To work in many areas of the building and renovation contractors in Ontario there are Ontario trade license requirements specific to the province. Each province in Canada has its own licensing requirements for specific areas of building and other trade services. A specific construction license is not needed for employment in Ontario. But this may be not the case in the big cities. For example, some contractors in Toronto such as building contractors, has to have a valid City of Toronto license in order to enter into a written contract. In addition roofers, carpenters, bricklayers, concrete workers, waterproofing and insulators have to have a construction license. To put in kitchens and bathrooms in Toronto all trades such as plumbers and electricians, except flooring contractors and window installers need a valid City of Toronto license.
In Hamilton, Ontario a license is required for building maintenance and repair as well. So the rules on how to get a license depend on where you live in the province.
To apply for some trades in every part of Ontario all workers must have a Certificate of Qualification, or “C of Q.” The trades include plumbers, electricians, septic installers, gas fitters, sheet metal worker and refrigeration and air conditioning. A “C of Q.” will certify that these tradespersons have taken the apprenticeship program and have passed the provincial qualification exams that assure their knowledge of the trade in which they will be working.
In order to take the provincial qualification exam each person must show they have the knowledge and experience in the particular trade. This includes:
Electricians normally work in both domestic and commercial buildings such as new homes, shopping malls and hotels. Their job entails follow the blueprints to assemble the components, connect the areas to power source and test the electrical fixtures. In addition they also work on alarm systems, exterior lighting, communication writing and heating plants. Unlike general electricians construction and maintenance electricians generally work on a project-by-project basis.
As with many other trades in Ontario the Construction and Maintenance Electrician must complete a five-year apprenticeship that includes 90% on-the-job training and 10% in-school training. An apprentice usually earns minimum wage. Once they receive their Certificate of Qualification or “C of Q,” he or she is deemed a "journeyperson."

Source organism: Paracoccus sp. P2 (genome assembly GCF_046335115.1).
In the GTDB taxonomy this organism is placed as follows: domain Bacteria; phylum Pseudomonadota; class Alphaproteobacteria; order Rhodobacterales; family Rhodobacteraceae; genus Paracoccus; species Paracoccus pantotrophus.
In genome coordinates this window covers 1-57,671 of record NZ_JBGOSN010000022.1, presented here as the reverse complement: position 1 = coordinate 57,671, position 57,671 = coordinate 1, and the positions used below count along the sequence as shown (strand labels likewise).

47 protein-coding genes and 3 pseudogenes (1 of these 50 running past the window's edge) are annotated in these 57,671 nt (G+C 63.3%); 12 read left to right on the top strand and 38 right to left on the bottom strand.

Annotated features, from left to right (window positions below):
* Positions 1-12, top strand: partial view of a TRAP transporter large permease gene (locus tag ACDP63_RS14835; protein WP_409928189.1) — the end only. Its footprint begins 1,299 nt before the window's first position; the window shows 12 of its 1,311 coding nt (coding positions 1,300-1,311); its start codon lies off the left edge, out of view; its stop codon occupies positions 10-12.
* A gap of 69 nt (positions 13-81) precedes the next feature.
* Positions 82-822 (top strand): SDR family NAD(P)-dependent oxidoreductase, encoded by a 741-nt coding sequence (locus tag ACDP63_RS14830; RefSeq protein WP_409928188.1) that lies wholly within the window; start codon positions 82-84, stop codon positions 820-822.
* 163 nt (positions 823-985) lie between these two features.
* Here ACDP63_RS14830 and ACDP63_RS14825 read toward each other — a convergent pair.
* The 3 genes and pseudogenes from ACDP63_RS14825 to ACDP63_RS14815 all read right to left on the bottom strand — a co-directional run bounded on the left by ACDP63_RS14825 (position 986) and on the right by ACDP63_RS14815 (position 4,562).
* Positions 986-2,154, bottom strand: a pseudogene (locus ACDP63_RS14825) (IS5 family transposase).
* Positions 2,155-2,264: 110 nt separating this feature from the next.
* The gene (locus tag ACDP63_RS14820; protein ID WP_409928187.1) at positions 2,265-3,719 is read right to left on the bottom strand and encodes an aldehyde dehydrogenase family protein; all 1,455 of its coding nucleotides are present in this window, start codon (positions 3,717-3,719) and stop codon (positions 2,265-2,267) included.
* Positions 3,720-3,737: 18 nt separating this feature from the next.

In Ontario an Electrical Contractor License is required to engage in electrical work.
A Master Electrician License may be issued to an individual who has performed at least 3 years experience in the electrical trade in Ontario such as:
A refrigeration and air conditioning mechanic works on cooling or heating-and-cooling systems that are used in most settings: residential, commercial, industrial or institutional. They work for companies that design, build, install and service a variety of refrigeration and air conditioning systems.
However, the residential air conditioning mechanics can only work on systems that use no more than 240V single-phase power with a maximum circuit capacity of 60 amps and a capacity for maximum cooling of five tons (60,000 BTUs). They must also go through an apprenticeship program.
In Ontario plumbers must have a license to work in construction or installing fittings and fixtures where the distribution and use of water within a building is involved. This also includes the safe removal of used water from grey and black water in the home to storm drains. Kitchens and bathroom renovations will require licensed plumbers. In addition, licensed plumbers are also required for the wholesale selling of plumbers products but this is not a prerequisite.
Apprentices in the plumbing trade serve a 9,000-hour training period with 720 of these hours in the classroom. Admission to the program requires the applicant o have at least a Grade 10 education and be at least 16 years of age.
The Ontario Energy Act requires mandatory training and certification that will be administered by the Technical Standards and Safety Authority (TSSA) under the Ministry of Consumer and Commercial Relations (MCCR). There are various scopes of this trade:
Gas Technician 1 (G1): This person may install, alter, inspect, activate, purge, service, repair or remove any appliance or fitting related to natural gas or propane gas.
Gas Technician 2 G2): This trade is more limited that a Gas Fitter 1 and can only work on the aspect of gas appliances up to 400,000 BTU’s.
Gas Technician 3 (G3): In reality this person is a qualified helper for the first two gas fitters. Under the direct supervision of a G.1 or G.2 he or she may work on gas piping or tubing that is less then 2 inches in diameter.
Oil Burner Technician 1 (OBT1): This person may install, alter, inspect, activate, purge, service, repair or remove any appliance or fitting related to oil burning systems.
Oil Burner Technician 2 (OBT2): This person can do everything that the OBT1 can do that has an input not greater than 7 U.S. gallons per hour.
Oil Burner Technician 3 (OBT3): Under the direct supervision of a an OBT-2 or OBT-1 this person may clean, remove, and replace a flue pipe or a barometric damper. In addition he or she ca clean, lubricate or perform maintenance work on appliances with an input rating no greater than 2 U.S.
Because licensing requirements change it is important that you check with both your provincial and local municipal office to verify if any updates have been made or additional licenses are required.
If we've missed anything or if you're aware of changes that have taken place, use the form below to include additional or updated licensing requirements, restrictions or laws pertaining to skilled trades and construction work performed in the province of Ontario.comments powered by Disqus
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